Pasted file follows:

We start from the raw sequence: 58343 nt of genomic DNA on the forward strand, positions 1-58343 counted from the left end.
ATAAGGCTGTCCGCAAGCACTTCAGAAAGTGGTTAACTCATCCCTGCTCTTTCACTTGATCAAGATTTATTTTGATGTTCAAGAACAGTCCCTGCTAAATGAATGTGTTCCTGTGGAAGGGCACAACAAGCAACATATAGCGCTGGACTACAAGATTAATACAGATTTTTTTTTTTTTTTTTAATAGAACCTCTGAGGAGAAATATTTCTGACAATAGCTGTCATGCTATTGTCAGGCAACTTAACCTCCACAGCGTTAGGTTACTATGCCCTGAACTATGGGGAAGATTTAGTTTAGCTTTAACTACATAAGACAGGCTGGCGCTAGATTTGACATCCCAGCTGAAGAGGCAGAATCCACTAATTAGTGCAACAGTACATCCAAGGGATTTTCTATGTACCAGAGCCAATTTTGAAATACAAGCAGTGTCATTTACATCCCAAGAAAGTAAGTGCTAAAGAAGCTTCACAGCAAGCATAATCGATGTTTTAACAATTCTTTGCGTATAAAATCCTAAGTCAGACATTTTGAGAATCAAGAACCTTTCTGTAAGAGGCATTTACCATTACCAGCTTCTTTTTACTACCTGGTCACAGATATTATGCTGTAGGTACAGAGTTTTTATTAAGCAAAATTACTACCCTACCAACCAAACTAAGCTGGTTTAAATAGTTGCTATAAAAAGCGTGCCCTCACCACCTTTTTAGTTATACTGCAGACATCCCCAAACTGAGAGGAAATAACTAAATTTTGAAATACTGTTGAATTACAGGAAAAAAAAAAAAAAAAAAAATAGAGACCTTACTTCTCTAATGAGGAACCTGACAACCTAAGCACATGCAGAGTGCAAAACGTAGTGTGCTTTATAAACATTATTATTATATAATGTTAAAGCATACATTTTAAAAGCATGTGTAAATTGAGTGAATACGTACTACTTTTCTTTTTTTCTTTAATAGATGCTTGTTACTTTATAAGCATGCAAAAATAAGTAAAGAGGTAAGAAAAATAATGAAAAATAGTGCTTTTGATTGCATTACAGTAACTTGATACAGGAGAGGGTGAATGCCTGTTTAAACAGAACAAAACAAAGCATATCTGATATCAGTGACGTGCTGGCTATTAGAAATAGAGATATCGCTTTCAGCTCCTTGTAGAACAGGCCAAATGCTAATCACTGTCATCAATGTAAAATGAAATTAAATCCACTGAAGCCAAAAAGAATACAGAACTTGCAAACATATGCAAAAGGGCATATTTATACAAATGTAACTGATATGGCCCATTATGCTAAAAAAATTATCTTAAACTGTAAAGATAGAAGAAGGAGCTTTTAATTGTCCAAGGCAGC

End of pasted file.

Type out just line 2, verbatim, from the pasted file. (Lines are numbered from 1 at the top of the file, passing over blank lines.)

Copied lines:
ATAAGGCTGTCCGCAAGCACTTCAGAAAGTGGTTAACTCATCCCTGCTCTTTCACTTGATCAAGATTTATTTTGATGTTCAAGAACAGTCCCTGCTAAATGAATGTGTTCCTGTGGAAGGGCACAACAAGCAACATATAGCGCTGGACTACAAGATTAATACAGATTTTTTTTTTTTTTTTTAATAGAACCTCTGAGGAGAAATATTTCTGACAATAGCTGTCATGCTATTGTCAGGCAACTTAACCTCCACAGCGTTAGGTTACTATGCCCTGAACTATGGGGAAGATTTAGTTTAGCTTTAACTACATAAGACAGGCTGGCGCTAGATTTGACATCCCAGCTGAAGAGGCAGAATCCACTAATTAGTGCAACAGTACATCCAAGGGATTTTCTATGTACCAGAGCCAATTTTGAAATACAAGCAGTGTCATTTACATCCCAAGAAAGTAAGTGCTAAAGAAGCTTCACAGCAAGCATAATCGATGTTTTAACAATTCTTTGCGTATAAAATCCTAAGTCAGACATTTTGAGAATCAAGAACCTTTCTGTAAGAGGCATTTACCATTACCAGCTTCTTTTTACTACCTGGTCACAGATATTATGCTGTAGGTACAGAGTTTTTATTAAGCAAAATTACTACCCTACCAACCAAACTAAGCTGGTTTAAATAGTTGCTATAAAAAGCGTGCCCTCACCACCTTTTTAGTTATACTGCAGACATCCCCAAACTGAGAGGAAATAACTAAATTTTGAAATACTGTTGAATTACAGGAAAAAAAAAAAAAAAAAAAATAGAGACCTTACTTCTCTAATGAGGAACCTGACAACCTAAGCACATGCAGAGTGCAAAACGTAGTGTGCTTTATAAACATTATTATTATATAATGTTAAAGCATACATTTTAAAAGCATGTGTAAATTGAGTGAATACGTACTACTTTTCTTTTTTTCTTTAATAGATGCTTGTTACTTTATAAGCATGCAAAAATAAGTAAAGAGGTAAGAAAAATAATGAAAAATAGTGCTTTTGATTGCATTACAGTAACTTGATACAGGAGAGGGTGAATGCCTGTTTAAACAGAACAAAACAAAGCATATCTGATATCAGTGACGTGCTGGCTATTAGAAATAGAGATATCGCTTTCAGCTCCTTGTAGAACAGGCCAAATGCTAATCACTGTCATCAATGTAAAATGAAATTAAATCCACTGAAGCCAAAAAGAATACAGAACTTGCAAACATATGCAAAAGGGCATATTTATACAAATGTAACTGATATGGCCCATTATGCTAAAAAAATTATCTTAAACTGTAAAGATAGAAGAAGGAGCTTTTAATTGTCCAAGGCAGC